Even those of us who feel pretty satisfied with our work-life balance and seamless commute can fall victim to those Sunday Night Blues. Indeed, the thought of returning to the office come Monday morning is enough to have most of us fantasising about hopping on the next flight to the Maldives and opting for an early retirement.
For a lucky (or perhaps just smarter) few, this fantasy has become a reality — with record numbers of people joining the FIRE (Financial Independence, Retire Early) movement. So, just how realistic is this for the average young person looking for a taste of freedom, and how should we go about the notoriously tricky business of turning a pipe dream into a reality?
Like all niche contemporary communities, FIRE devotees can be found gathering online across multiple forums and writing blogs, where they discuss strategies, techniques and lifestyles to help you achieve the seemingly unachievable.
We’ve done a little digging, and it seems that there is actually plenty of sound advice out there — so if you’re ready to take the leap, read on.
Live below your means
This might sound simple, but it is the single most-repeated piece of advice offered by the people who really have made their millions early — and this isn’t simply because frugality means more money available to invest.
Fritz Gilbert, Founder of the Retirement Manifesto wrote recently in a blog post, “my wife and I have always lived below our means, and I firmly believe that’s played the biggest role in becoming a millionaire.”
He explains, “as my salary continued to increase, we continued to increase our 401(k) contribution. If I received a 3% raise, I’d increase my 401(k) contributions by 2% in the month the raise took effect.”
And, living frugally shouldn’t end once you’ve reached your financial target. Warren Buffett, the third richest man in the world has famously continued to live in the five-bedroom house he bought in Omaha in 1958 for $31,500.
Start by saving up six months of your income
This piece of advice comes courtesy of Mark Cuban, who has had a remarkable career as a businessman, investor, and NBA owner of the Dallas Mavericks. In an interview with Vanity Fair, Cuban says “If you don’t like your job at some point, or you get fired, or you have to move or something goes wrong, you know, you’re gonna need at least six months income.”
“Then, what I would do is probably put it into the cheapest Standard Poor’s Mutual Fund that I could find” he adds.
Make friends in high places
“In most cases, your net worth mirrors the level of your closest friends,” writes Steve Siebold, the acclaimed author of How Rich People Think for Business Insider.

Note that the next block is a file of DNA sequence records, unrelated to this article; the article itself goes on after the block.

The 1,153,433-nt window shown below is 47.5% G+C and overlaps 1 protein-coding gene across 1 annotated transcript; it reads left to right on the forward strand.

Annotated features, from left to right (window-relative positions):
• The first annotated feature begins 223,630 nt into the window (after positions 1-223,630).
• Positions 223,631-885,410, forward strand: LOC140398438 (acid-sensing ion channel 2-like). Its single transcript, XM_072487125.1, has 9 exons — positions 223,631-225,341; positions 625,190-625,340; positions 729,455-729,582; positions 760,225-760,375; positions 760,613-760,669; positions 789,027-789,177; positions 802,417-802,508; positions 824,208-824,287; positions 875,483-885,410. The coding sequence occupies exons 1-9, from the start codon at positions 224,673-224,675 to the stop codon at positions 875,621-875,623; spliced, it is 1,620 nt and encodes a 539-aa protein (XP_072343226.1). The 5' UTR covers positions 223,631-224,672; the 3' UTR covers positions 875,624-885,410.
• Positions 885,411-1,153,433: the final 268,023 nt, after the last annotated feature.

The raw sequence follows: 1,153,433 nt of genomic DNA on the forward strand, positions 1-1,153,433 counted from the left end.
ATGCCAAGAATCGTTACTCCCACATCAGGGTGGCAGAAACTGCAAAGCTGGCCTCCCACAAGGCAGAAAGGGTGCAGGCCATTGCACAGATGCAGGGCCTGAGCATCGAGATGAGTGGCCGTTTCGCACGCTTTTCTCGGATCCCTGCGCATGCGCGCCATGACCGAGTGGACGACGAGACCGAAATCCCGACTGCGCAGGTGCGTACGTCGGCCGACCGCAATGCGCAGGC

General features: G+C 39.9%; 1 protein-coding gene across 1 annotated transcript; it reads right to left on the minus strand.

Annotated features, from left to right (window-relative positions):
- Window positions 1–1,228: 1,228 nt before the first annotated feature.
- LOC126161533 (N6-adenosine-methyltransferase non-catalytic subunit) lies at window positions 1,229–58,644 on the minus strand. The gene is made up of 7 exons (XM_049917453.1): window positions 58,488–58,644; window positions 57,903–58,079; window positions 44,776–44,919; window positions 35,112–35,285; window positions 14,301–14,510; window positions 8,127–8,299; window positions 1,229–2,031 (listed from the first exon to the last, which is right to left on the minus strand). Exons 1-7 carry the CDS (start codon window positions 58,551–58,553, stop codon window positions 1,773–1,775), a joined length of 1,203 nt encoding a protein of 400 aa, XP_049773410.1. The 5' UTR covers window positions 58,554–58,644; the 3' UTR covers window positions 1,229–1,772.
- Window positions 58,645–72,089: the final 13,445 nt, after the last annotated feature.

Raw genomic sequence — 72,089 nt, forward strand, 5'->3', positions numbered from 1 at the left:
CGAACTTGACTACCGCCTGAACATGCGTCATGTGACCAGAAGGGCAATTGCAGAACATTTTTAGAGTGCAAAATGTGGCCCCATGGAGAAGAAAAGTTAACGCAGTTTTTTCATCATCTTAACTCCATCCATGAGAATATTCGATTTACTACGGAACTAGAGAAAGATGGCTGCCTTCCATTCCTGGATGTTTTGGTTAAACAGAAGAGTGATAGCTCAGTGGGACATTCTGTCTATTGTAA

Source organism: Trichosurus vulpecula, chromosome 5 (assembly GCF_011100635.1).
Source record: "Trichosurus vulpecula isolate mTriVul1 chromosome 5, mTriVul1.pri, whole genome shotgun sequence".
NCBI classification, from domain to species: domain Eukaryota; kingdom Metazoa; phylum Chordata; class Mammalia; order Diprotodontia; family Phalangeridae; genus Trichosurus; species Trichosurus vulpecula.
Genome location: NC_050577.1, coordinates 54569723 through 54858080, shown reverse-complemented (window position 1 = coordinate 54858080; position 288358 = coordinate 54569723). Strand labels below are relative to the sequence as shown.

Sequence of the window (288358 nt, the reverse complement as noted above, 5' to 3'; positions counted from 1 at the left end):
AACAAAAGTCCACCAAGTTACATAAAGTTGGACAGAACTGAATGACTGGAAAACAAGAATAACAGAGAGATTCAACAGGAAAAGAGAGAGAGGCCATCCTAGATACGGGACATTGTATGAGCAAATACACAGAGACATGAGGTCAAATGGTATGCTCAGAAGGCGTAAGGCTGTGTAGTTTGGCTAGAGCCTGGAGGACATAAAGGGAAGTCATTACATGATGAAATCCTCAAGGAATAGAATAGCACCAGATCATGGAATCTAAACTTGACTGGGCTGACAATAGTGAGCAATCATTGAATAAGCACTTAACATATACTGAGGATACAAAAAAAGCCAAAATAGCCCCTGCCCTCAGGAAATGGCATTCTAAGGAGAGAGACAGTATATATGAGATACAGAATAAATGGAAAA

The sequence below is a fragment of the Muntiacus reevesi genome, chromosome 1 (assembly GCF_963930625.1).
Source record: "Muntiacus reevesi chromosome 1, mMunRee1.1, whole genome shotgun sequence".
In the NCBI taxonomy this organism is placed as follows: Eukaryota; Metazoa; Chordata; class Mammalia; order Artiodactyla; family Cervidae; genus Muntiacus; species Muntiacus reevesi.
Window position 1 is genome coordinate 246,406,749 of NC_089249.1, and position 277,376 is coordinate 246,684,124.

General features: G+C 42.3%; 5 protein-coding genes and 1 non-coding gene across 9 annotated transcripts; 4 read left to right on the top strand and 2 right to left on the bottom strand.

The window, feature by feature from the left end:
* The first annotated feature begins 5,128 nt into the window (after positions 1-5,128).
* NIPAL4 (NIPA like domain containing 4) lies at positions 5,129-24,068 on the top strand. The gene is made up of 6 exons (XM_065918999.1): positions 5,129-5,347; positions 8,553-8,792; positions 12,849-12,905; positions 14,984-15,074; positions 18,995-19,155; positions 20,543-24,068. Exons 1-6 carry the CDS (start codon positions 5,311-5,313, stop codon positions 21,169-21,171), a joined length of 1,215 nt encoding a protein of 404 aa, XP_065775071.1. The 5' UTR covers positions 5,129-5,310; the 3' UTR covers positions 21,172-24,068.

“Exposure to people who are more successful than you are has the potential to expand your thinking and catapult your income,” says Siebold. “We become like the people we associate with, and that’s why winners are attracted to winners.
“The reality is,” he says, “millionaires think differently from the middle class about money, and there’s much to be gained by being in their presence.”
Incidentally, if you’re looking to work your way onto a few more guest lists, we’ve got a handy guide on where to start.
Increase your streams of income
In the words of Tony Robbin, “If you do what you’ve always done, you’ll get what you’ve always gotten.” There are numerous benefits to trying your hand at a few different side hustles, alongside the obvious financial boost that an extra pay packet will bring at the end of each month.
Another project will provide you with a host of diverse skills and training, meet a whole new group of people, and test the water in different business environments to spot the opportunities available.
Read. A lot.
Another recurring piece of advice from those who’ve made it to the top is to keep on reading. According to research from Thomas Crowley, 85 percent of self-made millionaires read two or more books per month.
Mark Cuban counts himself amongst them, “I used to love to walk through bookstores” he says, “and if there was something that caught my eye which I thought could give me one idea, I’d spend $30 to help propel me.
These ideas make my businesses better, so the books were always a bargain! The Only Investment Guide You’ll Ever Need by Andrew Tobias used to get me all fired up.”
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